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two hypotheses

The latest proposition put up about this mystery was written by Nick Pelling over at Cipher mysteries. He seemed pretty happy with it, says it took him quite some time to put together.

It goes like this:

November 1948: Adelaide. Mr Francis buys a vehicle from Prosper Thomson at the blackmarket price of say, £850.

The car was initially sold to Thomson by a vendor at the control price of say, £400 with the balance to come after Thomson sold it on. One of those split the difference deals.

However the vendor (SM) distrusted Thomson to such a degree he left a marked Rubaiyat in the car to prove that it was once his in case Thomson thought to stiff him out of the balance once the car was sold on.


(1) How did the Rubaiyat remain unfound and untrampled after a period in the footwell of a passenger car?*

(2) Surely it could have been better hidden, given its purpose.

(3) The vendor didn’t know the middleman’s customer, in other words,  the Somerton Man didn’t know Francis.

(4) Which means The Somerton Man couldn’t know where Francis’ car was.

(5) So how could he collect?

.. next


This is what should have happened at the station.

A businessman walks into a police station and up to the desk, tells the sergeant he has found something in his car that might be of importance in an open case.

He is introduced to the wily Detective Sergeant Lionel Leane who sits him down in an interview room.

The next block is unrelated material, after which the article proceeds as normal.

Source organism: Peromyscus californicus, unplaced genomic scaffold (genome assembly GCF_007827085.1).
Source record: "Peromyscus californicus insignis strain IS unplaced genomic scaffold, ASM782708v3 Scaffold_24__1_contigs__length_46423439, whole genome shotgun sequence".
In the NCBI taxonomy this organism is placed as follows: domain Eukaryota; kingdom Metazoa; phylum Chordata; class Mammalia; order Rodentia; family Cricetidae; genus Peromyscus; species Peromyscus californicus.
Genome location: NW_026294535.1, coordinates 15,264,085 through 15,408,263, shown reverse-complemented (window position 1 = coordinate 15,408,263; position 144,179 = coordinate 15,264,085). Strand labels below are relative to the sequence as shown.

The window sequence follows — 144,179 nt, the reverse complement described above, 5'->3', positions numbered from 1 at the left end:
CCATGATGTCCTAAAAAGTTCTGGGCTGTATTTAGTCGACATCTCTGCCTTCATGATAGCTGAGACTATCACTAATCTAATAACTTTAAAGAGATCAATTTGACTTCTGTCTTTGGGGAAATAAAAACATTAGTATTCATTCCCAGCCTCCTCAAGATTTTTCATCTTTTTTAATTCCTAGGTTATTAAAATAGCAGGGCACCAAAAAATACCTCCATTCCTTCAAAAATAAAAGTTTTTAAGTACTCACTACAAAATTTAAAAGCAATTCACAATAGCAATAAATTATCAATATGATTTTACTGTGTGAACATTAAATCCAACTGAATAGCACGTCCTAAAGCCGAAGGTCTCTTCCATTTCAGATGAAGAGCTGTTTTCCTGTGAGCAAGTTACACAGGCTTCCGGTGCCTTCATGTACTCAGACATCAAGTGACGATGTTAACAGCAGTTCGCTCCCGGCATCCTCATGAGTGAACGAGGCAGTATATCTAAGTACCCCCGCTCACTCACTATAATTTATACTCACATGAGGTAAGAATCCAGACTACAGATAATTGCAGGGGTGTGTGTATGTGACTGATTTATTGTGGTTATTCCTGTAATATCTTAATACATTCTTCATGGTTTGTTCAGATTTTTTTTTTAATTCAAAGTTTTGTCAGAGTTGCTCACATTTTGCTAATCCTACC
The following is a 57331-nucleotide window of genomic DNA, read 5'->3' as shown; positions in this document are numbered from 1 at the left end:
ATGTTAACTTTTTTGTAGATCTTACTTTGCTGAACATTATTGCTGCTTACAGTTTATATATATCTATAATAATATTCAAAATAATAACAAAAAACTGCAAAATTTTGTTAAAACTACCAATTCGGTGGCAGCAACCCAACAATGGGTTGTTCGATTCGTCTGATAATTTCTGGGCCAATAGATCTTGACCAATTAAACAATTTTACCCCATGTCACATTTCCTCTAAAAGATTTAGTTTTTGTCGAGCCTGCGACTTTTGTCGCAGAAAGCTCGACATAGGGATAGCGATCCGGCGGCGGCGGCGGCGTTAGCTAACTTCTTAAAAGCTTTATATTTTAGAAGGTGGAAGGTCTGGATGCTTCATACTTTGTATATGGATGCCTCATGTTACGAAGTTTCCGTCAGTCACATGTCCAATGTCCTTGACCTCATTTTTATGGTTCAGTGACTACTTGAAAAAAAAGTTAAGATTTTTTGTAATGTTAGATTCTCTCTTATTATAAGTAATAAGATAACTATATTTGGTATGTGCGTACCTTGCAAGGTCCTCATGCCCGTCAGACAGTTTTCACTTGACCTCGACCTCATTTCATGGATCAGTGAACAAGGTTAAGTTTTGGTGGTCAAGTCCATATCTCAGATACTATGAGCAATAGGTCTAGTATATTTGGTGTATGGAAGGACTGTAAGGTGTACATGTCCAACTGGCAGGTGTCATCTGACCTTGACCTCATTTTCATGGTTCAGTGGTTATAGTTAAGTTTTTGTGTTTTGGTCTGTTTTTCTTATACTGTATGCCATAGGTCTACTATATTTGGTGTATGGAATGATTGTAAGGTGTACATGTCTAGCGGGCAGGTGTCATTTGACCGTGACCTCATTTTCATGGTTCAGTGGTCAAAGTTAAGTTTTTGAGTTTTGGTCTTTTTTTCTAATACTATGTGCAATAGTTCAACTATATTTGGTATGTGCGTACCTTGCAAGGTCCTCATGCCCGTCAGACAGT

All smiles, all round.

Francis hands over the Rubaiyat he found and Leane goes straight to the back page and sees the hole. A good moment. But what of this businessman Leane asks himself, and what of his car? This is a murder case, there are questions, one in particular.

Was the semi-conscious Somerton Man taken to the beach by car, helped out then half-carried down the steps?

How long has this gentleman had his car?

Who did he buy it from?

‘May we have a look inside, sir?’ Leane might have asked.

These are the sorts of questions wily coppers might ask. Particularly the extremely inquisitive ones, like the venerable Feltus. He probably likes the Francis fiction as little as we do.

  • *my error, this was not the case
11 Comments Post a comment
  1. Perhaps all he knew was that the car was somewhere in Glenelg, and so walked the streets for a day to try to find it? But even so, these are secondary questions: the primary questions are about Ronald Francis and the car.

    June 26, 2017
  2. DS Leane allowed everything through and Francis was protected – GF did not get that wrong.

    You say Leane allowed it because Francis was a whiter than white professional in a time of deference.
    Whiter than white.
    An untouchable.

    Can we talk about untouchables in Adelaide in 1948, in a time of deference?

    June 26, 2017
  3. Incidentally, you wrote: “[Gerry Feltus] probably likes the Francis fiction as little as we do.”

    Actually, I think it would be fair to say that he gave me the impression that he’d never seriously questioned this particular story, and didn’t particularly want to start now. And yet it is somewhat improbable, is it not?

    June 27, 2017
  4. Well, there’s a strange thing, we agree on something.